Dr Sureka Goringe, National Director of UnitingWorld, gave an update via livestream on the work of the agency at the 45th Synod today, Saturday 11 September. UnitingWorld is an agency of the Uniting Church in Australia, partnering with global churches as they work with marginalised and vulnerable communities in their local contexts.
Sureka began her presentation with a video, highlighting the work of UnitingWorld partners in Africa, Asia and the Pacific in the areas of gender equality, health, education, disability, protecting children and responding to crisis such as drought, disease and poverty.
The video was part of this year’s ‘7 Days of Solidarity’ event, which will be happening again in Lent.
Sureka thanked the Uniting Church WA for its strong support.
“Your passion for engaging with churches in your local region is something that has been a joy for us,” she said.
Sureka explained that UnitingWorld has two major identities, one as an agency of the Uniting Church, and the other as a professional and accredited aid agency.
Reporting on the work of UnitingWorld over the past year, she highlighted the challenges for our 37 partner churches in responding to COVID-19.
“Almost all of our partners have been working with the poorest and marginalised in their communities, working towards fighting misinformation, as well as income generation projects,” Sureka said.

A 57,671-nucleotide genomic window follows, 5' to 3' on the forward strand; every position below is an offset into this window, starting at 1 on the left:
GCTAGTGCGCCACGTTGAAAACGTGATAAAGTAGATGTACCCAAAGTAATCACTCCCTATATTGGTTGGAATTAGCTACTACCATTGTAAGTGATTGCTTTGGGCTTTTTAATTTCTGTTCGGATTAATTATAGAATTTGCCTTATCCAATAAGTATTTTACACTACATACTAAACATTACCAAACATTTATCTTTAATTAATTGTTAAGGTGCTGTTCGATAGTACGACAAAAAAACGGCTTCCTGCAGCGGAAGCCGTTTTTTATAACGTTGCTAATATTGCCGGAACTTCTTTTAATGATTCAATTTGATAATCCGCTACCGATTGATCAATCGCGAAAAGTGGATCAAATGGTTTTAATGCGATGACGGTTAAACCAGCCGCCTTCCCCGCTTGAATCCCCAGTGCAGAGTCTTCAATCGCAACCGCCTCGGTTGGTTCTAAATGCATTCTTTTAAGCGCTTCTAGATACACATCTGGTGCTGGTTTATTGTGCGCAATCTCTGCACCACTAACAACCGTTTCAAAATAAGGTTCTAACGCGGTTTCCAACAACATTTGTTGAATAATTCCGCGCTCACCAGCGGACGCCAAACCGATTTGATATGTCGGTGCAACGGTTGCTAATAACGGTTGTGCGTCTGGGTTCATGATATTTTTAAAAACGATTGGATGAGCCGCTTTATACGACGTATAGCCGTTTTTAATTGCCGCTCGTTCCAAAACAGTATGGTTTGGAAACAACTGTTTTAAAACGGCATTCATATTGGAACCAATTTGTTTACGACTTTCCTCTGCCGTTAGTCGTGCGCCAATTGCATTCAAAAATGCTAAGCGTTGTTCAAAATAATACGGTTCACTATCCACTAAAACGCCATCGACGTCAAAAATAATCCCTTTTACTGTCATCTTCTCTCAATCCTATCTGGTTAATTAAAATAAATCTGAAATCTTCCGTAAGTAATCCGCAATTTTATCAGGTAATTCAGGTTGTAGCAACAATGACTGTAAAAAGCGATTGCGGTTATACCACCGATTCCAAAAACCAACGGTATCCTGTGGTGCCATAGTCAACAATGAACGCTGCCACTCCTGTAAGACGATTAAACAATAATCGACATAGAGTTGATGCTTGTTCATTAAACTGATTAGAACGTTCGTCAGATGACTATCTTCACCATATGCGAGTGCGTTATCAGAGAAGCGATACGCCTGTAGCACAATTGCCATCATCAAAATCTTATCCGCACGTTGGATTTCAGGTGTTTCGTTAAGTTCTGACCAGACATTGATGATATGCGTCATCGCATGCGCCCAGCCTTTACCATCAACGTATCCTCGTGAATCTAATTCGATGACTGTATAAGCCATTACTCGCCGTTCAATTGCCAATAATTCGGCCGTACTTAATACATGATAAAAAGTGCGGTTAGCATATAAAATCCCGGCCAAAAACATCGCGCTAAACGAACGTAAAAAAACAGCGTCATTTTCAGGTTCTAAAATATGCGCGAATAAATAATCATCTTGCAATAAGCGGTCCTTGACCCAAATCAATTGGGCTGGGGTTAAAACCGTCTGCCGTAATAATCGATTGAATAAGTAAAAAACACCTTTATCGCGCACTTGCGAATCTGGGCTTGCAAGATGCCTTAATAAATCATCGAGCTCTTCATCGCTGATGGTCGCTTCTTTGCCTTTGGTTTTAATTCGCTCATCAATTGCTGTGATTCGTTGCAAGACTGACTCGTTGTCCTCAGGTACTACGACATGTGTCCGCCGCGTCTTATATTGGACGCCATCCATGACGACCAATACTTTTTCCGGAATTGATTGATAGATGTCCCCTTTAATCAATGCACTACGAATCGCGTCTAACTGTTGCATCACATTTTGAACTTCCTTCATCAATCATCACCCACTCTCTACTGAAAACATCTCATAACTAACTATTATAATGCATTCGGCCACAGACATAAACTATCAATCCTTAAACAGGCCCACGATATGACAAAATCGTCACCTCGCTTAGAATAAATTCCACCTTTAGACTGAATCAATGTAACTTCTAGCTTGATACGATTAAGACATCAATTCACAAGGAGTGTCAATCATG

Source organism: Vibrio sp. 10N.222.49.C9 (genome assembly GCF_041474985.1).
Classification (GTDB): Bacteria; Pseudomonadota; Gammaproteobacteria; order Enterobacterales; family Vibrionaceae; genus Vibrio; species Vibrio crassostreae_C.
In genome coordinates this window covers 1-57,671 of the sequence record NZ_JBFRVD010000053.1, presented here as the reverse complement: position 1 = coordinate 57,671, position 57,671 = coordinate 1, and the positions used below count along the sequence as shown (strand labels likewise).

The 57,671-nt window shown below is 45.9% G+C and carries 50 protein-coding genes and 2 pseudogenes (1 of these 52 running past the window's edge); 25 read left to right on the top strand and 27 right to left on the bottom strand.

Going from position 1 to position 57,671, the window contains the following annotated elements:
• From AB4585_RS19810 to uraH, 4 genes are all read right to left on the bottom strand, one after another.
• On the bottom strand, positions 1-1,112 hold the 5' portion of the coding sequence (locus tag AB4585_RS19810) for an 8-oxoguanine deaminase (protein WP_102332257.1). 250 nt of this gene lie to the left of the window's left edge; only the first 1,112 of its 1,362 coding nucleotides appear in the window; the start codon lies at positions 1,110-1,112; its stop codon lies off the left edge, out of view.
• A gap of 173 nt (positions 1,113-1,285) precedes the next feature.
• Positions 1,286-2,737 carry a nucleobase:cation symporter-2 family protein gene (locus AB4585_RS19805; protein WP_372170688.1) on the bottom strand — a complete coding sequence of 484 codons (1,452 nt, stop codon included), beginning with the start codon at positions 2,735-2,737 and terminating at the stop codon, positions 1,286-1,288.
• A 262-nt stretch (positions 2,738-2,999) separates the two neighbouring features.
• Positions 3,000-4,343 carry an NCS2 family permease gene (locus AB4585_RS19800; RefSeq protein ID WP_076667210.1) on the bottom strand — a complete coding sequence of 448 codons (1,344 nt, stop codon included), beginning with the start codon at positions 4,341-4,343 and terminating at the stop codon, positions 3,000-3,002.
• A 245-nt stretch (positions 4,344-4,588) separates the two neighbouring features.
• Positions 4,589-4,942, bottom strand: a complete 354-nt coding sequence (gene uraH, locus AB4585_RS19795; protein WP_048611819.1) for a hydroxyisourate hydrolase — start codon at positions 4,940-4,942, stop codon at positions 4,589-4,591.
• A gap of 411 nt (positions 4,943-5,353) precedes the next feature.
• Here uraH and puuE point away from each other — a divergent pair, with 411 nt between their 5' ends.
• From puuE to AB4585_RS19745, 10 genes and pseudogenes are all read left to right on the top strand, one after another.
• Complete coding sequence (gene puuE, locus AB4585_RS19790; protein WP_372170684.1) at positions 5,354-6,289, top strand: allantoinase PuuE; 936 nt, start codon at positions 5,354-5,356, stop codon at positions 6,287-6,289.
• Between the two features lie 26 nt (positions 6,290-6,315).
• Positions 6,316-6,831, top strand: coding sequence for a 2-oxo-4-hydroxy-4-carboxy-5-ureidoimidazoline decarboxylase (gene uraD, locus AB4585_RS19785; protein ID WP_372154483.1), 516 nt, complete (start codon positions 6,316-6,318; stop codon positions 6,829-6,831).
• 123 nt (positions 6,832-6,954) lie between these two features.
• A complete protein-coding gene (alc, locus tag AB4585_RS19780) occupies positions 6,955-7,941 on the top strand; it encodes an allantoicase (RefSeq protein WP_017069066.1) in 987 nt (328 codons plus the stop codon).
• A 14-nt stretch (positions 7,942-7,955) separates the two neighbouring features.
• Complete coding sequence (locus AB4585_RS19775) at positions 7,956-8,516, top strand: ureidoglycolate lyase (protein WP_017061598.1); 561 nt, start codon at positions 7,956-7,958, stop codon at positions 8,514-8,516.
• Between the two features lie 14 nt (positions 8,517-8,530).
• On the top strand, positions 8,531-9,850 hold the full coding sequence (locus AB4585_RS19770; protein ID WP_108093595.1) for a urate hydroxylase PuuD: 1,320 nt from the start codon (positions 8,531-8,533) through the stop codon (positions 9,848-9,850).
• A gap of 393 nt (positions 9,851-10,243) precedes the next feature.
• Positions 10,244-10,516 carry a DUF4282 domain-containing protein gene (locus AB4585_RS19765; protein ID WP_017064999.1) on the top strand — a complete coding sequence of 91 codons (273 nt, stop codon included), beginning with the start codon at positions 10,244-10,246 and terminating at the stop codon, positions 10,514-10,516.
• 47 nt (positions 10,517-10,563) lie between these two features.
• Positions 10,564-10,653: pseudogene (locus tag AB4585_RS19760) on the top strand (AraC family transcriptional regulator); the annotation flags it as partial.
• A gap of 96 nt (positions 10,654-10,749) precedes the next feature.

“Because our partners are churches, they have a pastoral role as well, using their influence to encourage people to get vaccinated.”
Sureka gave an example of the Church of North India, who have been holding worship services on rooftops, so that people can come outside, stand on their rooves to sing and praise God together in a socially distanced and safe way.
“The world has been changed by COVID,” Sureka said. “For the first time in 20 years we’re seeing an increase in extreme poverty.
“In our own backyard, we’re looking at a much more fragile environment. In Asia and Southeast Asia we’re going to be more fragile and poorer.
“And of course, there is the question of the vaccine rollout; some countries are still a year or two away.
“This is the global context. We need to keep that in mind when thinking about how best to work with them.
“The work that we do in partnering with other neighbours in their ministry is more important than it ever has been before. We all know stories about the role the church played during the plague where others walked away and the church didn’t.
“The world needs the work of the global church more than ever.”
Questions were raised from the floor about the possibility of UnitingWorld partnering with a church in Myanmar, and also in service learning programs in local schools.
UnitingWorld will continue that conversation with Uniting Church schools and the Social Justice Commission.